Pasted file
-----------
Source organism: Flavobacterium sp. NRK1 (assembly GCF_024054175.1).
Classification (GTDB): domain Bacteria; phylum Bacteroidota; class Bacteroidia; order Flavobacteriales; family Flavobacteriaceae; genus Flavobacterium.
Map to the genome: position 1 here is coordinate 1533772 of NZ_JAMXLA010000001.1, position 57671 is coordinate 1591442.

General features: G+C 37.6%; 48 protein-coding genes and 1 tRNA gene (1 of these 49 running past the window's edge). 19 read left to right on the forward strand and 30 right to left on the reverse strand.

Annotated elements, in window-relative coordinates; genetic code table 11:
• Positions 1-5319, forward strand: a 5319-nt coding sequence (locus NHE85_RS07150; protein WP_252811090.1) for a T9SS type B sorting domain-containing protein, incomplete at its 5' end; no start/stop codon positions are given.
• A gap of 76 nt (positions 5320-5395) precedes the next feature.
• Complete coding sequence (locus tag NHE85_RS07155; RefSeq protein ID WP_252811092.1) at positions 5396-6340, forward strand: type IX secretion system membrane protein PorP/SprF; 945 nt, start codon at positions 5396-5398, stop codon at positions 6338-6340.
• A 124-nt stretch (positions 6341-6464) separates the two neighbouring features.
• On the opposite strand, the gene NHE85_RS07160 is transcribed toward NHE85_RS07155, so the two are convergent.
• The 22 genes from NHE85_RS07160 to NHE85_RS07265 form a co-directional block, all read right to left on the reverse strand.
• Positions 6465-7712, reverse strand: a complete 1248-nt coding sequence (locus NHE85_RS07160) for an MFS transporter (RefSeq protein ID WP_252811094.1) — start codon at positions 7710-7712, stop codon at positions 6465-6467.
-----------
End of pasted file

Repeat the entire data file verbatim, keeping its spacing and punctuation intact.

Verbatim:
Source organism: Flavobacterium sp. NRK1 (assembly GCF_024054175.1).
Classification (GTDB): domain Bacteria; phylum Bacteroidota; class Bacteroidia; order Flavobacteriales; family Flavobacteriaceae; genus Flavobacterium.
Map to the genome: position 1 here is coordinate 1533772 of NZ_JAMXLA010000001.1, position 57671 is coordinate 1591442.

General features: G+C 37.6%; 48 protein-coding genes and 1 tRNA gene (1 of these 49 running past the window's edge). 19 read left to right on the forward strand and 30 right to left on the reverse strand.

Annotated elements, in window-relative coordinates; genetic code table 11:
• Positions 1-5319, forward strand: a 5319-nt coding sequence (locus NHE85_RS07150; protein WP_252811090.1) for a T9SS type B sorting domain-containing protein, incomplete at its 5' end; no start/stop codon positions are given.
• A gap of 76 nt (positions 5320-5395) precedes the next feature.
• Complete coding sequence (locus tag NHE85_RS07155; RefSeq protein ID WP_252811092.1) at positions 5396-6340, forward strand: type IX secretion system membrane protein PorP/SprF; 945 nt, start codon at positions 5396-5398, stop codon at positions 6338-6340.
• A 124-nt stretch (positions 6341-6464) separates the two neighbouring features.
• On the opposite strand, the gene NHE85_RS07160 is transcribed toward NHE85_RS07155, so the two are convergent.
• The 22 genes from NHE85_RS07160 to NHE85_RS07265 form a co-directional block, all read right to left on the reverse strand.
• Positions 6465-7712, reverse strand: a complete 1248-nt coding sequence (locus NHE85_RS07160) for an MFS transporter (RefSeq protein ID WP_252811094.1) — start codon at positions 7710-7712, stop codon at positions 6465-6467.